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Social Networking Silos

Nov 29 2010 Published by under info sharing, silos

Voluntary personal information sharing is most beautiful–and most powerful–when freely shared under circumstances chosen by the information holder. Today, however, we severely limit our power when we choose to share our information in closed sites such as Facebook, LinkedIn, and others. In those cases, we’re limited to sharing under rules set by those sites, and only to people who also agree to those closed practices.

Those sites are holding our information hostage, and the advertisers and marketing industry is paying wildly to keep this arrangement as a new status quo. This isn’t where we started though. Tim Berners-Lee reminds us that the web was built from “a profound concept: that any person could share information with anyone else, anywhere.” In a Scientific American article entitled Long Live the Web: A Call for Continued Open Standards and Neutrality, Berners-Lee states,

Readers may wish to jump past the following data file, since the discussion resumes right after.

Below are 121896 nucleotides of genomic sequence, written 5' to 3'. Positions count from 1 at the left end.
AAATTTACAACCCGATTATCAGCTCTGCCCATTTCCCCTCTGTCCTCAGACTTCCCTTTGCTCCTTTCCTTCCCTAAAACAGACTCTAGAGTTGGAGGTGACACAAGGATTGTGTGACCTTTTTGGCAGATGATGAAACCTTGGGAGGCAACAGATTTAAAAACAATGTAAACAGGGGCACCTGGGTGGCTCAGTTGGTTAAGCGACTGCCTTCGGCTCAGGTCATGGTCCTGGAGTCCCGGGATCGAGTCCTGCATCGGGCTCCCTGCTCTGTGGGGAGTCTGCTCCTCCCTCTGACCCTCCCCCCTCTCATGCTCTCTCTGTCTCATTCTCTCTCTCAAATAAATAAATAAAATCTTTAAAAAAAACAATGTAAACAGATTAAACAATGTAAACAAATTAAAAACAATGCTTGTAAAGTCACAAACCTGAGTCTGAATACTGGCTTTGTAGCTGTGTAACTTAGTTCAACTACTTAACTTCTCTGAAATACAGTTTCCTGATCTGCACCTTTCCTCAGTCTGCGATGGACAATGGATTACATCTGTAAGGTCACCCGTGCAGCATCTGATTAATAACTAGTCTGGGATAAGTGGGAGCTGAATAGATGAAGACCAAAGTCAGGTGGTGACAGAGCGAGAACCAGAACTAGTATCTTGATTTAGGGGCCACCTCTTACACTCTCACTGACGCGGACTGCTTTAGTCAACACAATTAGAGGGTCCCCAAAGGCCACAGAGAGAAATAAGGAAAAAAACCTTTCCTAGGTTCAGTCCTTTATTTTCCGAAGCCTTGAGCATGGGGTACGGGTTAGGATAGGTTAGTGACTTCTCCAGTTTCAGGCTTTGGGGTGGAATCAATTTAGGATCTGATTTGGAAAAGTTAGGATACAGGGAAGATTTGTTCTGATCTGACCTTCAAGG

Several threats to the Web’s universality have arisen recently. Cable television companies that sell Internet connectivity are considering whether to limit their Internet users to downloading only the company’s mix of entertainment. Social-networking sites present a different kind of problem. Facebook, LinkedIn, Friendster and others typically provide value by capturing information as you enter it: your birthday, your e-mail address, your likes, and links indicating who is friends with whom and who is in which photograph. The sites assemble these bits of data into brilliant databases and reuse the information to provide value-added service—but only within their sites. Once you enter your data into one of these services, you cannot easily use them on another site. Each site is a silo, walled off from the others. Yes, your site’s pages are on the Web, but your data are not. You can access a Web page about a list of people you have created in one site, but you cannot send that list, or items from it, to another site.

While these sites offer a social networking benefit, they jail us with inconveniences and rules that disallow the sharing of our lives outside of their fortress. We at I Shared What?!? look forward to the days when we’re empowered to share according to our own rules, in our own ways.

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